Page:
Doctor of Philosophy (PhD)



Document Type



Scanning probe microscopy (SPM) encompasses a family of surface measurements that use a sharp probe to “feel” a surface. The tip is scanned point-by-point to build a map of the sample topography, which can be correlated with local measurements of surface properties. This dissertation outlines the history of SPM and describes techniques, operational modes, and applications. A review of force volume mapping (FVM), a 3D characterization mode of SPM used to map material properties detailed. Force volume mapping can be achieved by measuring multiple force measurements point-by-point in a grid pattern. Local properties such as chemical forces, dielectric properties, nanomechanical properties, electrical properties, and elastic response can be obtained from FVM.

Nanoparticles are materials that are less than 100 nm in diameter. Multiple approaches have been developed to synthesize nanoparticles and a survey of strategies for synthesizing nanoparticles of porphyrins is presented in this dissertation. The review focuses on the synthesis of porphyrinoid nanoparticles and emerging applications. A broad view of the different methods of synthesizing porphyrinoid nanoparticles provided fundamental background information for developing a new protocol for synthesizing core-shell nanoparticles.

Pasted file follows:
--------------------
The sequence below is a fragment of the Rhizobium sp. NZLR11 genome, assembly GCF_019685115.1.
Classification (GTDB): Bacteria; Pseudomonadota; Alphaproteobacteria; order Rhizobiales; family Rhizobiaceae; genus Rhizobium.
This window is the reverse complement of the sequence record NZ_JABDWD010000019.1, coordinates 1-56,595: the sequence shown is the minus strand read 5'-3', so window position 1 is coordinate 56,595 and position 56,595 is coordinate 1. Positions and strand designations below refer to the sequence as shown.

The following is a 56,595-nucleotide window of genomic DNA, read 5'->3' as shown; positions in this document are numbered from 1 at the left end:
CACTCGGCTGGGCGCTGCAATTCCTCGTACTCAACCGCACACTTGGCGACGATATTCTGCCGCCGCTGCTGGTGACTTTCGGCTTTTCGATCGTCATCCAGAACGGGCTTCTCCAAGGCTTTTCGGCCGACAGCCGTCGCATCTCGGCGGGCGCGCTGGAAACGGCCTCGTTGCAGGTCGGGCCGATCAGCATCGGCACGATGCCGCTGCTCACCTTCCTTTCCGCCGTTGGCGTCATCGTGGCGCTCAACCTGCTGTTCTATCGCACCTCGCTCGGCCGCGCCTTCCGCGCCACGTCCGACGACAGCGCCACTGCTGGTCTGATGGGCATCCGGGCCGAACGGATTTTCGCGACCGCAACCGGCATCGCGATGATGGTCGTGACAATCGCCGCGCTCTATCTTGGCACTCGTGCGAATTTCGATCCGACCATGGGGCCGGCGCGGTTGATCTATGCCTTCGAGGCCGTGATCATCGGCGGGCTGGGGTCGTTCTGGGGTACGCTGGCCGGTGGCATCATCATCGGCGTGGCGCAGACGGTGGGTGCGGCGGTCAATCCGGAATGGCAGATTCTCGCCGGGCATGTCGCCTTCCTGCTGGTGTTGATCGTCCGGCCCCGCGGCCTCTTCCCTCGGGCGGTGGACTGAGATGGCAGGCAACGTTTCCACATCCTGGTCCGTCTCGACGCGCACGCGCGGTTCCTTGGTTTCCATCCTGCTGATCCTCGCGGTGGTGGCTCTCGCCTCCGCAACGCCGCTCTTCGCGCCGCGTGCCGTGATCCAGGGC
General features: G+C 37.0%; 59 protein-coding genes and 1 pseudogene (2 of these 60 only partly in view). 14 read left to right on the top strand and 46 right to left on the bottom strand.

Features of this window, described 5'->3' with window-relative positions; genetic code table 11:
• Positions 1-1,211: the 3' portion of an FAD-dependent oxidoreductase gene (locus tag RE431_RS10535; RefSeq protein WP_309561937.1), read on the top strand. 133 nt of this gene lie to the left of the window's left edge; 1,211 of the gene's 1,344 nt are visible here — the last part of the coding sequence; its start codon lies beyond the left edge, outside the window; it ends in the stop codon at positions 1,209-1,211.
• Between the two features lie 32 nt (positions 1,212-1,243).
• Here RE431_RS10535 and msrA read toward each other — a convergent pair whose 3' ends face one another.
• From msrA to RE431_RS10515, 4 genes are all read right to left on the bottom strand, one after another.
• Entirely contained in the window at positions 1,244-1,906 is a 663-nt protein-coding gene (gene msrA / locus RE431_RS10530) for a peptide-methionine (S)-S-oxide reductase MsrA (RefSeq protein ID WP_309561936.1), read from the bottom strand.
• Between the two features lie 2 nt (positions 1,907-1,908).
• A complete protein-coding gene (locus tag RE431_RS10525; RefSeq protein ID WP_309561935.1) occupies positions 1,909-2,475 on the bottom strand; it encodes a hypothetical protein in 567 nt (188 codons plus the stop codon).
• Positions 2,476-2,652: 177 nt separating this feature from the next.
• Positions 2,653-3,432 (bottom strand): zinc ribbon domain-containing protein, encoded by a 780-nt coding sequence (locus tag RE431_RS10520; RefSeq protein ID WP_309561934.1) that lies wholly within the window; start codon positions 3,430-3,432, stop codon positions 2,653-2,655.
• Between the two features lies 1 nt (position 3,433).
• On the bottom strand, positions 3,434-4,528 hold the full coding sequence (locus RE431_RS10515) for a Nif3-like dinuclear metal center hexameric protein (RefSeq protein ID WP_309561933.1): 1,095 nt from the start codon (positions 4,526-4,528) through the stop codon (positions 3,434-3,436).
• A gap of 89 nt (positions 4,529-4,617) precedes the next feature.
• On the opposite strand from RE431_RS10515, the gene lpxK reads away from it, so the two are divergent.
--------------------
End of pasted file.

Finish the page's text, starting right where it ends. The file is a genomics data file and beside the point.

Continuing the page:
A protocol for encapsulating metal nanoparticles with porphyrin macrocycles linked via silane coupling was investigated. Multilayers of porphyrins were covalently linked to the metal nanoparticles with metal-O-Si bridges. Porphyrins are macrocyclic compounds which have a rigid aromatic structure , are thermally stable, and have useful optical and electronic properties that have potential for molecular electronics. Incorporating porphyrins into nanoparticles or surface assemblies can introduce useful functionalities to the designed nanoparticles. A synthetic approach based on Si-O-Si coupling with tetrachlorosilane was used to form a skewered arrangement of coplanar porphyrins to form an organic shell on the outer periphery of metal nanoparticles (e.g gold, iron oxide, silver) in a core-shell assembly. Samples were characterized with tapping-mode AFM to compare the sizes and shapes of nanoparticles before and after encapsulation. Tapping-mode phase images sensitively pinpoints the differences in surface chemistry between the softer organic shell and hard metal cores. Colloidal lithography was used to control the arrangement of nanoparticles on glass substrates through direct deposition and immersion technique.



Committee Chair

Garno, Jayne C.

Available for download on Tuesday, May 14, 2024